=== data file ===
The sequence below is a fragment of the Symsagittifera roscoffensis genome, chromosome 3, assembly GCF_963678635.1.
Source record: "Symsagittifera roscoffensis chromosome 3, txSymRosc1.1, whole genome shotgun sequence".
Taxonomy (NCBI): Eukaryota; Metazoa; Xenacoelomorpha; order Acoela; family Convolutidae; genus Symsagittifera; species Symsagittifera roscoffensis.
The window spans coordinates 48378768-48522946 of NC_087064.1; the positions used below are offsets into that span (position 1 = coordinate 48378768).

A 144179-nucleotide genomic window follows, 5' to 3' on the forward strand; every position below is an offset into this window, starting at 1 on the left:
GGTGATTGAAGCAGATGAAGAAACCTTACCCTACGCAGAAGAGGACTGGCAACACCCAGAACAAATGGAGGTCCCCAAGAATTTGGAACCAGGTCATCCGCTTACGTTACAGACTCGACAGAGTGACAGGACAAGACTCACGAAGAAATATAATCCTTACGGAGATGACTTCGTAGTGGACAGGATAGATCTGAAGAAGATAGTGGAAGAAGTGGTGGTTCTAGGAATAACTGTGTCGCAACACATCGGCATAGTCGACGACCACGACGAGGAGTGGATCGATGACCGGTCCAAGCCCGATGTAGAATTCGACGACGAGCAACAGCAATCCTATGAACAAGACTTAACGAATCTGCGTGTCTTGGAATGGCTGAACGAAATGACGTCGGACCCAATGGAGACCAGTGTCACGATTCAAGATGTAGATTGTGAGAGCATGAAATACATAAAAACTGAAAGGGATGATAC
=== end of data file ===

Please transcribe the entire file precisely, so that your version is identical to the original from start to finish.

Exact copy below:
The sequence below is a fragment of the Symsagittifera roscoffensis genome, chromosome 3, assembly GCF_963678635.1.
Source record: "Symsagittifera roscoffensis chromosome 3, txSymRosc1.1, whole genome shotgun sequence".
Taxonomy (NCBI): Eukaryota; Metazoa; Xenacoelomorpha; order Acoela; family Convolutidae; genus Symsagittifera; species Symsagittifera roscoffensis.
The window spans coordinates 48378768-48522946 of NC_087064.1; the positions used below are offsets into that span (position 1 = coordinate 48378768).

A 144179-nucleotide genomic window follows, 5' to 3' on the forward strand; every position below is an offset into this window, starting at 1 on the left:
GGTGATTGAAGCAGATGAAGAAACCTTACCCTACGCAGAAGAGGACTGGCAACACCCAGAACAAATGGAGGTCCCCAAGAATTTGGAACCAGGTCATCCGCTTACGTTACAGACTCGACAGAGTGACAGGACAAGACTCACGAAGAAATATAATCCTTACGGAGATGACTTCGTAGTGGACAGGATAGATCTGAAGAAGATAGTGGAAGAAGTGGTGGTTCTAGGAATAACTGTGTCGCAACACATCGGCATAGTCGACGACCACGACGAGGAGTGGATCGATGACCGGTCCAAGCCCGATGTAGAATTCGACGACGAGCAACAGCAATCCTATGAACAAGACTTAACGAATCTGCGTGTCTTGGAATGGCTGAACGAAATGACGTCGGACCCAATGGAGACCAGTGTCACGATTCAAGATGTAGATTGTGAGAGCATGAAATACATAAAAACTGAAAGGGATGATAC